Culture Writer Charis Gambon reviews The Chinese Labour Corps, deeming it a significant help in spreading awareness of what Chinese soldiers went through during World War One
The Chinese Labour Corps play was overall a very well done play on an incredibly important subject; the piece was very thought provoking and was most certainly a touching way to honour the memory of those who are not covered in the history books traditionally.
The Chinese Labour Corps theatre production is showcased through the experiences of four members of the corps: Sun Gan (Nathaniel Tan), a teacher called ‘the scribe’ by his colleagues because of his unusual ability to read and write; Lin Cheng (Tao Guo), a skilled weaver who nevertheless finds himself working as an unskilled labourer as the British do not see him as skilled; Liu Den Chen (Ali Taheri) an initially easy-going likeable individual who is a bit of rogue and who later becomes deeply affected by the working conditions and as a direct result becomes an activist; and a woman, Chinn An Chu (Amanda Maud), masquerading as a man, who we later find out has been disguised as a man before during the Boxer Rebellion.
Through the story of the four individuals, we as an audience experience the difficulties and horrors faced by the one hundred thousand Chinese individuals who served alongside the British as part of the labour corps during World War One. The original idea of the corps was to free up British labour corps to enable them to fight on the frontline – Chinese people were never supposed to be anywhere near the frontline – but this proved to be a falsity.
I was shocked that I had never previously heard of the Chinese Labour Corps, despite the fact that I study History and have done so for a number of years. As soon as I found the theatre piece online, I knew that I wanted to watch it as I am always seeking opportunities to gain experience about new parts of history that I did not previously know about. As someone who studies war history, I knew that I absolutely must go and watch The Chinese Labour Corps theatre show. The show did not disappoint me at all, and I am incredibly shocked that such important history was allowed to be hidden from public knowledge.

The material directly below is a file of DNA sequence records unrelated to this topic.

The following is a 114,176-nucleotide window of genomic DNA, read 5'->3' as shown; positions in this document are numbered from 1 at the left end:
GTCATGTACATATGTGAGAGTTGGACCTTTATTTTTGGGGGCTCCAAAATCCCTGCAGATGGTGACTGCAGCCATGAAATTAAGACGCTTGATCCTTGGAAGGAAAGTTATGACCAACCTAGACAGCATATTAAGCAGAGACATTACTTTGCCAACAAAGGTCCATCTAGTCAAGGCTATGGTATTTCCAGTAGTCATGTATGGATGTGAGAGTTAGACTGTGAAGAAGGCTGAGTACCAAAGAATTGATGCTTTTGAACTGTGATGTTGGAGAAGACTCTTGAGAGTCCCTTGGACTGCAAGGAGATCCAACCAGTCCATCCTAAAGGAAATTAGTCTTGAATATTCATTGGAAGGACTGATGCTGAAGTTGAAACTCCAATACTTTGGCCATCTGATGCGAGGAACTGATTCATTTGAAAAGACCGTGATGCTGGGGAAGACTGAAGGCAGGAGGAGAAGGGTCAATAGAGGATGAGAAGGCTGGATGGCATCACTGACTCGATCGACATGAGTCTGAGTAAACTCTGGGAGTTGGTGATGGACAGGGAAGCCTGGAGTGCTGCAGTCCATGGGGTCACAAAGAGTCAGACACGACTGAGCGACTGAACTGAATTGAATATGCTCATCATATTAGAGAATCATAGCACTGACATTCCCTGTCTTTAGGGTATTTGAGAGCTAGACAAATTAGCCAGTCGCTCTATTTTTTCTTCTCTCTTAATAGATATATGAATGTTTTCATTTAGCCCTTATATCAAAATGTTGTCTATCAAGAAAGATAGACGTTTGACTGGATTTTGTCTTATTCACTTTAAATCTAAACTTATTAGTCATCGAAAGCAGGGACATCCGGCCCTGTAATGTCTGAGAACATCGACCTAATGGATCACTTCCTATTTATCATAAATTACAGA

I found the show to be emotionally moving and believe that all of the actors, directors, and writers did an impeccable job with the piece. I genuinely felt that despite the fact that I was watching a play, I was getting the closest possible experience to the real thing. At the end of the piece, I felt incredibly sad about everything the British state had put Chinese soldiers through. I would recommend that anybody who is interested in war history, particularly World War One goes to see this piece.
The Chinese Labour Corps show is a big step in the right direction to correct the wrongdoings and coverups that Chinese people had to endure. When Chinese people were in Canada, they were kept a secret from the population in order to not create an uproar and now in the modern world they are kept a secret still. The Chinese individuals who were involved deserve recognition and remembrance just the same as any other country that participated in the horrors and atrocities of World War I, and I believe that the creation and showcase of this piece will significantly help in terms of achieving this aim.
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